Magazine article Foreign Policy

Cities of the Future

Magazine article Foreign Policy

Cities of the Future

Article excerpt

FOR MUCH OF THE 20th century, the world looked to American cities for a glimpse of the future. Places like New York and Chicago had the tallest skyscrapers, the newest airports, the fastest highways, and the best electricity grids.

But now, just 12 years into the Asian Century, the city of the future has picked up and moved to China. No less than U.S. Vice President Joe Biden recognized this when he said not long ago, "If I blindfolded Americans and took them into some of the airports or ports in China and then took them to one in any one of your cities, in the middle of the night ... and then said, 'Which one is an American? Which one is in your city in America? And which one's in China?' most Americans would say, 'Well, that great one is in America.' It's not." The speech raised eyebrows among conservative commentators, but it points out the obvious to anyone who has spent time in Beijing, Hong Kong, or Shanghai (or even lesser-known cities like Shenzhen and Dalian, for that matter).

In these cities, visitors arrive at glittering, architecturally arresting airports before being whisked by electric taxis into city centers populated by modular green skyscrapers. In the not-so-distant future, they'll hop on traffic-straddling buses powered by safe, clean solar panels. With China now spending some $500 billion annually on infrastructure--9 percent of its GDP, well above the rates in the United States and Europe--and with the country's population undergoing the largest rural-to-urban migration in human history, the decisions it makes about its cities will affect the future of urban areas everywhere. Want to know where urban technology is going? Take the vice president's advice and head east.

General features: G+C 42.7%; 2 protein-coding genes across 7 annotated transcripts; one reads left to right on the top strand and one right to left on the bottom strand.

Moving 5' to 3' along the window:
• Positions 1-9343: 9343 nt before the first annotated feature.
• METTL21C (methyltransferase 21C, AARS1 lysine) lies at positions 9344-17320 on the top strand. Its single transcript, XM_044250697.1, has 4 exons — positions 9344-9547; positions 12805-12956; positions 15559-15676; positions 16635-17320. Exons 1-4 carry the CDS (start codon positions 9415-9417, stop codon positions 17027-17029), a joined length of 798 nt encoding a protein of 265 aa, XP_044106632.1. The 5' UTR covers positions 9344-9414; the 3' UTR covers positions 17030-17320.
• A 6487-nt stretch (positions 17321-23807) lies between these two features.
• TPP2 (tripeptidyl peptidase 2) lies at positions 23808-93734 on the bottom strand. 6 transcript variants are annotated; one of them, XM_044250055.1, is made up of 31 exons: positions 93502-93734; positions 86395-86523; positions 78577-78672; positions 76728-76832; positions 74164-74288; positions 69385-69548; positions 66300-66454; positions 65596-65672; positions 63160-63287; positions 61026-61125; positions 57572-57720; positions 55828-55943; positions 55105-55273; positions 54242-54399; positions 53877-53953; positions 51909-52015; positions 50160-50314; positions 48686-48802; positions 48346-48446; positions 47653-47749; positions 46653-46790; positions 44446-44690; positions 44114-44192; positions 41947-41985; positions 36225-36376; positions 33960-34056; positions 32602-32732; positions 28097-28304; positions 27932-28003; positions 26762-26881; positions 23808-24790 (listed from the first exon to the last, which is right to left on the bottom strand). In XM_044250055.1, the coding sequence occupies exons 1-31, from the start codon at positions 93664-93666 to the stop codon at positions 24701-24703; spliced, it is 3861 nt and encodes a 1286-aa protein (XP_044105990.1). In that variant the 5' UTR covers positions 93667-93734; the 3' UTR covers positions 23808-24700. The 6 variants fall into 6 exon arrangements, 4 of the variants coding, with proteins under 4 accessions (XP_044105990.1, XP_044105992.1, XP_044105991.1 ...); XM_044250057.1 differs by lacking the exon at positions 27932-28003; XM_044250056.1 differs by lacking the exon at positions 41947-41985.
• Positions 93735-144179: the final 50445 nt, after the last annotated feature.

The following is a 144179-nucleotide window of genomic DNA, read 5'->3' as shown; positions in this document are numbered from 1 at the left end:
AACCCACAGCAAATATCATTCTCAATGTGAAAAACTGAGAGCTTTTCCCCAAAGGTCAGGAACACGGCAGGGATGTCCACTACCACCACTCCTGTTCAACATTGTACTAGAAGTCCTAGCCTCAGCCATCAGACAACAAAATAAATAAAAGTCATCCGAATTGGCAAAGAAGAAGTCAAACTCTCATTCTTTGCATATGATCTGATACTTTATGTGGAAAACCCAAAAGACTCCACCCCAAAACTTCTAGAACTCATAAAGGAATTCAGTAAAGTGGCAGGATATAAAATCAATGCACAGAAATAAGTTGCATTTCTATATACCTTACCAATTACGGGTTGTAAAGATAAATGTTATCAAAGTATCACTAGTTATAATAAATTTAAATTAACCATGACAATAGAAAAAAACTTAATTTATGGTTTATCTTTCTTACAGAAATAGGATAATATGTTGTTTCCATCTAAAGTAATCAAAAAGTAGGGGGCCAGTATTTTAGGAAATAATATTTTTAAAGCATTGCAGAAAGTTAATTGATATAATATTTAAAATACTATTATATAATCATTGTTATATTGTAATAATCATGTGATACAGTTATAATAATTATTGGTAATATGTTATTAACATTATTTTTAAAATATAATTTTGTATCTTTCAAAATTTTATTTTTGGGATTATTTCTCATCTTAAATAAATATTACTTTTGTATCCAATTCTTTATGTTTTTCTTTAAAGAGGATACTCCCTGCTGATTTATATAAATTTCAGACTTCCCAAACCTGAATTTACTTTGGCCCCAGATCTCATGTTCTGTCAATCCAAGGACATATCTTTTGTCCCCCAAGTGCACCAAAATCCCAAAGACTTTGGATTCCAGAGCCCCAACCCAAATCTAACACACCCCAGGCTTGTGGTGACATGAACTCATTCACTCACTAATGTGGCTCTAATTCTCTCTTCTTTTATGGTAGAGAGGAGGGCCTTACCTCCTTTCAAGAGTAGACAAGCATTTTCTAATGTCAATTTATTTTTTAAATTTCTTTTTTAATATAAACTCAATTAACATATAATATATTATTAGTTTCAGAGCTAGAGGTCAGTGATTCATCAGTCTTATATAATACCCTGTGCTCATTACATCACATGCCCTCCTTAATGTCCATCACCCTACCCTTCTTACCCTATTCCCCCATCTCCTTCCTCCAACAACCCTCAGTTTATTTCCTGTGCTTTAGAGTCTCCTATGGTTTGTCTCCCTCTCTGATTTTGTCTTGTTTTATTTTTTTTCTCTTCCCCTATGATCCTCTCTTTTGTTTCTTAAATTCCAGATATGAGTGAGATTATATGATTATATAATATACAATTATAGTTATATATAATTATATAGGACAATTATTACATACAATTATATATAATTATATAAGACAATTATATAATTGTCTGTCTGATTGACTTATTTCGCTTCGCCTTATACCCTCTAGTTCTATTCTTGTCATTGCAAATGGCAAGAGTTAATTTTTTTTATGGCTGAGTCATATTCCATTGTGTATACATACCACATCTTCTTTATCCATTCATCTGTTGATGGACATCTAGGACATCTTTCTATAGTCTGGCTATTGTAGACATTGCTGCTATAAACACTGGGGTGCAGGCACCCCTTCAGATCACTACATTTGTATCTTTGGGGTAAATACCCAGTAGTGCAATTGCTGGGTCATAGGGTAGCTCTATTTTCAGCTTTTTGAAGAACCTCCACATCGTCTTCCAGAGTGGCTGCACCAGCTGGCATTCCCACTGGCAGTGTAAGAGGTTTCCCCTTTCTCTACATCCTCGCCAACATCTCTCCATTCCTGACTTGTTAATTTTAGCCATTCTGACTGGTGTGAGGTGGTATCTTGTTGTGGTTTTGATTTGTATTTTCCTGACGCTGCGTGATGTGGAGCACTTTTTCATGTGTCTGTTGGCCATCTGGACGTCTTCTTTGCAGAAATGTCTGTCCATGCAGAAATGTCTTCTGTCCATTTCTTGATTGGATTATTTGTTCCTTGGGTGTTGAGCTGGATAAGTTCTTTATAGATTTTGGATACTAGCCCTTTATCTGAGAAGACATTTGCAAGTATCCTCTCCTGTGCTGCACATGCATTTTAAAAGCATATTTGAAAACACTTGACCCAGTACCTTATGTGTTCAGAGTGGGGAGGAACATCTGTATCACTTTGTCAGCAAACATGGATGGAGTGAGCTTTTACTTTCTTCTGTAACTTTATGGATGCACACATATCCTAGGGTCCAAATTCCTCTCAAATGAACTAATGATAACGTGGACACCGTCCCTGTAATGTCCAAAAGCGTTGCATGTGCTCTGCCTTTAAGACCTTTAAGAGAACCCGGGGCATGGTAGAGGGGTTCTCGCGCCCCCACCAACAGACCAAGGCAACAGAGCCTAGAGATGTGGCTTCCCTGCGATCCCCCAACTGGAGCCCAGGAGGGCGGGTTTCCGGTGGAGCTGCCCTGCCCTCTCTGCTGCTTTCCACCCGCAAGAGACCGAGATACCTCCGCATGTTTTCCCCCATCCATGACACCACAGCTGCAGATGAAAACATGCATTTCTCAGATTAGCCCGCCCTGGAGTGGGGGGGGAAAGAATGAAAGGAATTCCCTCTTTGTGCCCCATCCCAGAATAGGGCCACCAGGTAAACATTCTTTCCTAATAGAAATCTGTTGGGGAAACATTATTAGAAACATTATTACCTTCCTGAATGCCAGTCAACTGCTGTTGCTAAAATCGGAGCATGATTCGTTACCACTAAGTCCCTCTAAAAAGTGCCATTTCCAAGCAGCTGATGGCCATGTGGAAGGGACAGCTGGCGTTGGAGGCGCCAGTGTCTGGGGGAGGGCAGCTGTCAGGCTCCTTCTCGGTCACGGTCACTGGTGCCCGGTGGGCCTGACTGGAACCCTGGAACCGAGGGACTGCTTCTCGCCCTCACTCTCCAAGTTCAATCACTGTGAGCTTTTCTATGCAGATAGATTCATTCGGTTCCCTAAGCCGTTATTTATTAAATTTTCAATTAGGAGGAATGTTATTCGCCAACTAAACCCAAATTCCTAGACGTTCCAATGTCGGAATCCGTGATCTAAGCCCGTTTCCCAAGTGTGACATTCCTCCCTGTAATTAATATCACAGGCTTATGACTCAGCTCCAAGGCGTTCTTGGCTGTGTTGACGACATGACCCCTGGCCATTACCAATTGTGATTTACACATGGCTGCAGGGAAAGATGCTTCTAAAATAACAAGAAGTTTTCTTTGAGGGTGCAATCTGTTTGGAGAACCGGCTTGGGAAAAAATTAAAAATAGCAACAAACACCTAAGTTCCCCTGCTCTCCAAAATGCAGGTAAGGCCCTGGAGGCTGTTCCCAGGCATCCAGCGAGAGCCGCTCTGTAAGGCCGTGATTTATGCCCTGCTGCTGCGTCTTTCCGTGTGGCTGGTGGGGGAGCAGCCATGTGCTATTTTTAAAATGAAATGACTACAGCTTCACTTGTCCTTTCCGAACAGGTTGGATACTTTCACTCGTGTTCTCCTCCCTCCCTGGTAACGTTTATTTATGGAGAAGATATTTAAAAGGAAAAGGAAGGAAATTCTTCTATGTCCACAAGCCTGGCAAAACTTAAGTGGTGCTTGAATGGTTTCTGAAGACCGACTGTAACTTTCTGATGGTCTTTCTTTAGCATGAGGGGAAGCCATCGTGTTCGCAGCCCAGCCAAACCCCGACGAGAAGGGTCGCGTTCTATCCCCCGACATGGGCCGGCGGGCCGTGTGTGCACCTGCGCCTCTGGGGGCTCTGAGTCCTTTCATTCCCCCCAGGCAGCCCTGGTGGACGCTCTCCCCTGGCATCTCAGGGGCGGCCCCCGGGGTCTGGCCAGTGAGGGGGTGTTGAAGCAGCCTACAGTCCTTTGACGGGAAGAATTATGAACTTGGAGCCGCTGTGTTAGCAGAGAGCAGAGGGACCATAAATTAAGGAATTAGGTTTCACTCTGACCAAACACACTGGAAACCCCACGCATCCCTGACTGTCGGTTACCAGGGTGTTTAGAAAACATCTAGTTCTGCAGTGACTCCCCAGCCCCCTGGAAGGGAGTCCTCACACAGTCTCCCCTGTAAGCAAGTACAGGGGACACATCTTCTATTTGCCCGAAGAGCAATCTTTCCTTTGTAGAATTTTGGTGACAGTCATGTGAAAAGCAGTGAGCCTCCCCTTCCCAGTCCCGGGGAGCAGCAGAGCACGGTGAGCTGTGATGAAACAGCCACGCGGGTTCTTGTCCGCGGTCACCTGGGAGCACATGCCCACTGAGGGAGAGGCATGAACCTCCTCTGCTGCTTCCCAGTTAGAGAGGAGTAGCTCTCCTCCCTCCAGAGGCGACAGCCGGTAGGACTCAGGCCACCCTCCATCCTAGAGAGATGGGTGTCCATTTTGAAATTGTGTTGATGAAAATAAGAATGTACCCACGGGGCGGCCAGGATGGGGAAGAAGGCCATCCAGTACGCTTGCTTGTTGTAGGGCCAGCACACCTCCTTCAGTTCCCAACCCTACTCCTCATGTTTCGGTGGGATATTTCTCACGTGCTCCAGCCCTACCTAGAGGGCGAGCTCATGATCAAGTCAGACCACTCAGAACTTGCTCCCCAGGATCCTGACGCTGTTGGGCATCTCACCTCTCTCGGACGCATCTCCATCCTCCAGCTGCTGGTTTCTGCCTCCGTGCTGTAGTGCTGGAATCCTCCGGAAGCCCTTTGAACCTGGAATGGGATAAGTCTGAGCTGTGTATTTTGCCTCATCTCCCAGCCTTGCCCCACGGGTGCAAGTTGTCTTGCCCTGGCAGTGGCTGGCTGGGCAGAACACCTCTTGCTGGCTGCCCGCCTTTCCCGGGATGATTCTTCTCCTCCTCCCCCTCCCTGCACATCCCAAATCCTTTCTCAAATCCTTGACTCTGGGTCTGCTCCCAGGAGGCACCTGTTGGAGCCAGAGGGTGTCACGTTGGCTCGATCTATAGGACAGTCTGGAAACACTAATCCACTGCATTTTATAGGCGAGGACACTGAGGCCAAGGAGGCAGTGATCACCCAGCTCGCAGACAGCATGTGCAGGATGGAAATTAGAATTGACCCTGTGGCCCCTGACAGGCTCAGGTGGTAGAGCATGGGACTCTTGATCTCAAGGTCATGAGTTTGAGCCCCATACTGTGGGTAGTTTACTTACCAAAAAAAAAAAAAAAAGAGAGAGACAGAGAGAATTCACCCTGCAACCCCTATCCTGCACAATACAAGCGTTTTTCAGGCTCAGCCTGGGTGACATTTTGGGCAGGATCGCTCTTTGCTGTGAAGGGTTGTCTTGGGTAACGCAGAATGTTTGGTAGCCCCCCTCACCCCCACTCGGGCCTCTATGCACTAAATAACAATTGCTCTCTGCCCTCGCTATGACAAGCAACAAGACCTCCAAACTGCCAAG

Modular skyscrapers

If the speed of China's rise has been astonishing, it's about to get even faster. A Chinese construction firm has pioneered a modular construction technique that allows it to build energy-efficient skyscrapers in a matter of weeks, dramatically reducing construction costs and waste. This year, Broad Group will put that approach to the ultimate test when it builds a 220-story skyscraper--to be the world's tallest--in a mere 90 days in Changsha, in southeast China. (The world's current tallest building, the more than 160-story Burj Khalifa in Dubai, took six years to complete.)

Although the feat might sound farfetched, Broad has proved itself capable in a series of trial runs. This past December, it completed a 30-story hotel near its headquarters in Changsha in just 15 days. The approach utilizes prefabrication--93 percent of the work on the hotel took place in a factory--resulting in 1 percent of the waste of a normal building project. Also, by assembling large portions of the building beforehand, engineers can seamlessly integrate green features into the structure, such as thermal insulation and electricity-generating elevators. Already, Broad says it has franchised its methods to six Chinese companies and is in talks with two companies abroad.

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The Chinese bought 14.5 million cars in 2011---a figure that could increase to 50 million annually within a decade--leading to massive congestion on China's roads. (A recent jam outside Beijing lasted 11 days.) Given these traffic woes, it's a wonder someone didn't think of the 3D Express Coach sooner. The premise is simple. If you can't go through gridlock, why not slide over it?

Known as the "straddling bus," the arch-shaped vehicle operates like a game of croquet, but one in which the wickets move over the balls. Developed by Shenzhen Huashi Future Parking Equipment, the bus can carry up to 1,200 passengers in a carriage straddling a two-lane street, allowing traffic below to flow freely (or not, if it's rush hour). The company claims the vehicle will reduce traffic jams by up to 30 percent, and because it doesn't require a tunnel or elevated track, it's 90 percent cheaper to build than a subway or monorail. …

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